The idea was concieved of in the fall semester of 2015: a brand new, 27,000 square foot facility assembled specifically for Adapted Athletics.
The proposed state-of-the-art, $10 million facility would be is for and will be utilized strictly by athletes with a disability.
It seemed too good to be true.
But once construction broke ground last month on the University of Alabama’s brand new Adapted Athletic facility, the dreams of the athletes in the program became a reality.
“I’m really excited,” said Arinn Young, a member of the women’s wheelchair basketball team. “We are all really lucky. No other college is doing this for an adapted program, so I feel very lucky and I know my whole team feels very lucky to be a part of such a big thing not only for our future, but for the futures of people who have a disability.”
In 2003, Brent Hardin, director of Alabama Adapted Athletics, created the program to help students with disabilities continue their athletic careers at the collegiate level, with women’s basketball being its solitary sport at the time. The program has since grown to include a men’s wheelchair basketball team, wheelchair tennis team and is hoping to add rowing and track.
“It’s so exciting,” said Darda Sale, women’s wheelchair basketball player. “It’s going to be amazing to have a space where we can train, and we don’t have to worry about working our schedule around other teams and other events.”
Even though the program’s numbers have flourished over the years, the accessibility the athletes had to the University Recreational Center dwindled as the athletes were forced to share the equipment and space for training and practice with their student peers.
“The hassle [with] using the Rec facility is picking the right time to go,” said DeQuel Robinson, Alabama men’s wheelchair basketball and track and field athlete. “Going to the Rec at certain times it can be extremely packed, so you really can’t go to and get on a machine that you would love to get on that’s going to benefit you and your workout of the day.”
The women’s basketball team currently has a storage space inside the Rec Center, where the athletes can stock and access their chairs in preparation for practice or a game. However, according to Sales and Young, the space is too small and narrow for some of the athletes chairs to easily be transferred in and out.
Each player will now receive their own locker and cubby area inside the facility where they can easily store their chairs, which makes for a more functional and social space for the athletes.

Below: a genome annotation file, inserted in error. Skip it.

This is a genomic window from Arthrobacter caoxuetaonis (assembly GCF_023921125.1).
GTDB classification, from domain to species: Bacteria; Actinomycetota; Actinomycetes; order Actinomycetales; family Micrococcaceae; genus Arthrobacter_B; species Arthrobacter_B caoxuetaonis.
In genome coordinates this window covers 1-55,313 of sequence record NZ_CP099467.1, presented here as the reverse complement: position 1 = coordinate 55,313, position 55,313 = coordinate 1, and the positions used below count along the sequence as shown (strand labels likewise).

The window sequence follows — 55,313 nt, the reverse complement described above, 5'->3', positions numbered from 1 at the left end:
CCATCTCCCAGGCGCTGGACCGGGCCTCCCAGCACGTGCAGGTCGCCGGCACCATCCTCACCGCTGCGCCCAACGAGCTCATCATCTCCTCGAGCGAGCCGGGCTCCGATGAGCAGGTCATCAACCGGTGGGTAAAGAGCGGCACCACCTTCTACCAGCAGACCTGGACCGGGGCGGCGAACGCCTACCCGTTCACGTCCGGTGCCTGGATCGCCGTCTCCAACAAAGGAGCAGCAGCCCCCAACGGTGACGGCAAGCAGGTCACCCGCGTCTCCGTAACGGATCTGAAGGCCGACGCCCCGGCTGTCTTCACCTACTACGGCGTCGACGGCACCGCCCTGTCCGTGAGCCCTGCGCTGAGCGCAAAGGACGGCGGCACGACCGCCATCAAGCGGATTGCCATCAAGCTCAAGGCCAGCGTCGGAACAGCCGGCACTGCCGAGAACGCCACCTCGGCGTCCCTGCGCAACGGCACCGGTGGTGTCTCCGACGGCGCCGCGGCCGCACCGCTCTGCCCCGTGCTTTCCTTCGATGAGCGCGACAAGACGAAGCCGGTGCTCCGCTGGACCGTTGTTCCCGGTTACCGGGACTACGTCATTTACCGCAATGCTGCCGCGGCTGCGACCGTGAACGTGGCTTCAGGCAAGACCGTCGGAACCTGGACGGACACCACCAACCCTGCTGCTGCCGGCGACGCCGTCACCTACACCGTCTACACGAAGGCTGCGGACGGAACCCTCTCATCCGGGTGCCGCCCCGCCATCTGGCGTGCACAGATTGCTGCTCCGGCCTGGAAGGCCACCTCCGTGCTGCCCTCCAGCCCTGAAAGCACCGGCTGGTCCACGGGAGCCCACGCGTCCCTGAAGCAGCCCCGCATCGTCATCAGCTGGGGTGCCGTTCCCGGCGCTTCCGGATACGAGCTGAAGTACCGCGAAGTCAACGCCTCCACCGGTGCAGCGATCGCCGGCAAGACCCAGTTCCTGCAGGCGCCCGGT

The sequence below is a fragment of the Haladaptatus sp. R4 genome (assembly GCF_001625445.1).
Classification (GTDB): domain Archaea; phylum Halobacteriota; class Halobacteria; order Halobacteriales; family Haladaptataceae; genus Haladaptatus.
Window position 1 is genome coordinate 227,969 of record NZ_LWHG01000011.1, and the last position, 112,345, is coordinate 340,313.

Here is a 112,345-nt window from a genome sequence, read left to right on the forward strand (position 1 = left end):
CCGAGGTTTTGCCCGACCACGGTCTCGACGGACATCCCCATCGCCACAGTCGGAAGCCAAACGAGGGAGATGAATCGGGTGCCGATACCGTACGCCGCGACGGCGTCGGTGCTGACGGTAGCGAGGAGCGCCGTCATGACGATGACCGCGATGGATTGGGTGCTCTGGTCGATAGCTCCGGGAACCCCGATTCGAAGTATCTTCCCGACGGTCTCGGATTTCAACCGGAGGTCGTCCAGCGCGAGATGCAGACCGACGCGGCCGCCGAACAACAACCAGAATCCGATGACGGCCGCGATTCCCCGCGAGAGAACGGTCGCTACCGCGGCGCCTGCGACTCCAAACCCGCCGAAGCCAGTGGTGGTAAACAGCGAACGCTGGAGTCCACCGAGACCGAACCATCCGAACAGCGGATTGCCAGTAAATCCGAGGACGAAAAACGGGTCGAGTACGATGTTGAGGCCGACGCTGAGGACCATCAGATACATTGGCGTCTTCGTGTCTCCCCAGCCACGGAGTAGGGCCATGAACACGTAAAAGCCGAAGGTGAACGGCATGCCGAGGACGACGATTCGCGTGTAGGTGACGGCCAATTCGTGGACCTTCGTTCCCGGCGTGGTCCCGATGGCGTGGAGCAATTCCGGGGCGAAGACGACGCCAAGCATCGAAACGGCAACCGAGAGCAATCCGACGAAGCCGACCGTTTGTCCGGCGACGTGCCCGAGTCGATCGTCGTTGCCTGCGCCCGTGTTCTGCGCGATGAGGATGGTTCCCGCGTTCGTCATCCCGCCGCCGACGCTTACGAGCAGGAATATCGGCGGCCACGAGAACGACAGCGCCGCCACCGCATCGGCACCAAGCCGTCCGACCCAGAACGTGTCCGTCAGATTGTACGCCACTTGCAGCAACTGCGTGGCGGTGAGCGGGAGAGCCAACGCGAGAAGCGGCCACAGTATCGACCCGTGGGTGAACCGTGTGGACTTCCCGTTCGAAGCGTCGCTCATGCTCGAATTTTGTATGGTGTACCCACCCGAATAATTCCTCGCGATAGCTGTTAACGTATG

The facility will also be available for the students who are involved in Adapted Athletics’ noncompetitive sports at the University.
“It also shines a light on people with disabilities and those who are not in athletics,” Robinson said. “But also able to attend a facility that’s beneficial to them, and be able to use it.”
Once construction is complete, the athletes will have access to a surplus of developed features inside the building, including an NCAA regulated basketball court, weight and training rooms, locker rooms, meeting rooms and a study hall.
“The exercise room,” Robinson said. “That’s what I’m most excited about. There’s nothing like being able to go to our own weight room, where you don’t have to wait around for equipment. At the facility it’s already presented to you.”
Construction of the facility is scheduled to end in the fall of 2017, which will allow for each team to use the facility in full-swing once 2018 begins.
“I think I’m most excited for that first game when we got onto the court and we are in our jerseys and we are as a team and we are there in our own facility,” Sales said. “That’s when the reality of all this is going to happen.”
The facility will be the first of its kind. Young, who trains and competes with the Team Canada wheelchair basketball team in Toronto, says even the facility there provides only half of what Alabama’s new facility will to athletes involved in adapted programs.
“I think it’s actually a pretty big breakthrough for us,” Young said. “I feel like our names are finally starting to get out there and that people are knowing the wheelchair basketball teams, and the wheelchair tennis team, and to now have our own facility and to be able to show the people and the world what Alabama has to offer is just crazy.”
With the entire adapted athletics program winning seven national championships since 2009 (women’s basketball in 2009-2011, 2015, men’s basketball in 2015, tennis in 2013 and 2015) its success speaks for itself.
However the upcoming facility will prove to be more than just a testament to the program’s past prosperity, it will provide more opportunities in the future not just for athletes with disabilities at Alabama, but for athletes around the world, as adapted athletics continues to gain notoriety.
“It will show everyone in the U.S., and even the world, that people with a disability can do the things that everyone else can, and we get our own building for it,” Young said.
Source:: The Crimson White Sports